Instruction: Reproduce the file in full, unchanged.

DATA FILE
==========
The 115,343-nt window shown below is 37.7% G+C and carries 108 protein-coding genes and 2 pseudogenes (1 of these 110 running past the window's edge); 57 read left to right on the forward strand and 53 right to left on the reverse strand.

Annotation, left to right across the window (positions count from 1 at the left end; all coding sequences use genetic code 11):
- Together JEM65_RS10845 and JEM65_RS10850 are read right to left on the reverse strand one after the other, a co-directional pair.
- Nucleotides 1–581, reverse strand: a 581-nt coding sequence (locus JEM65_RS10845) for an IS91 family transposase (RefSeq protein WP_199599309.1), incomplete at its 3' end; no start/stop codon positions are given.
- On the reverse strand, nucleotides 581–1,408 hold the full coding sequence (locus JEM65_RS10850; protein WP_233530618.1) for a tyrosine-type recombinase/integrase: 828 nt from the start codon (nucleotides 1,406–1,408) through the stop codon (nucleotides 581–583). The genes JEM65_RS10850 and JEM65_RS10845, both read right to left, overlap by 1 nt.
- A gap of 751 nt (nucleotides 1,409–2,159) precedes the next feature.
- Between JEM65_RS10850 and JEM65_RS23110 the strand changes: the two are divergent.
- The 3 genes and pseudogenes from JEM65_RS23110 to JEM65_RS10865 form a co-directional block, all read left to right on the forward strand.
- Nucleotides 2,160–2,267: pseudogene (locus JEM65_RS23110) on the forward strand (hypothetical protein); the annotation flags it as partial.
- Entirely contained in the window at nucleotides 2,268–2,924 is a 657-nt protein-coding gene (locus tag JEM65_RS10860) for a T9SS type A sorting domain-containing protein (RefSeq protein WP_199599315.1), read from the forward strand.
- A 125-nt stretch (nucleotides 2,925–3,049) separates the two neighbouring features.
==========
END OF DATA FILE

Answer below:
The 115,343-nt window shown below is 37.7% G+C and carries 108 protein-coding genes and 2 pseudogenes (1 of these 110 running past the window's edge); 57 read left to right on the forward strand and 53 right to left on the reverse strand.

Annotation, left to right across the window (positions count from 1 at the left end; all coding sequences use genetic code 11):
- Together JEM65_RS10845 and JEM65_RS10850 are read right to left on the reverse strand one after the other, a co-directional pair.
- Nucleotides 1–581, reverse strand: a 581-nt coding sequence (locus JEM65_RS10845) for an IS91 family transposase (RefSeq protein WP_199599309.1), incomplete at its 3' end; no start/stop codon positions are given.
- On the reverse strand, nucleotides 581–1,408 hold the full coding sequence (locus JEM65_RS10850; protein WP_233530618.1) for a tyrosine-type recombinase/integrase: 828 nt from the start codon (nucleotides 1,406–1,408) through the stop codon (nucleotides 581–583). The genes JEM65_RS10850 and JEM65_RS10845, both read right to left, overlap by 1 nt.
- A gap of 751 nt (nucleotides 1,409–2,159) precedes the next feature.
- Between JEM65_RS10850 and JEM65_RS23110 the strand changes: the two are divergent.
- The 3 genes and pseudogenes from JEM65_RS23110 to JEM65_RS10865 form a co-directional block, all read left to right on the forward strand.
- Nucleotides 2,160–2,267: pseudogene (locus JEM65_RS23110) on the forward strand (hypothetical protein); the annotation flags it as partial.
- Entirely contained in the window at nucleotides 2,268–2,924 is a 657-nt protein-coding gene (locus tag JEM65_RS10860) for a T9SS type A sorting domain-containing protein (RefSeq protein WP_199599315.1), read from the forward strand.
- A 125-nt stretch (nucleotides 2,925–3,049) separates the two neighbouring features.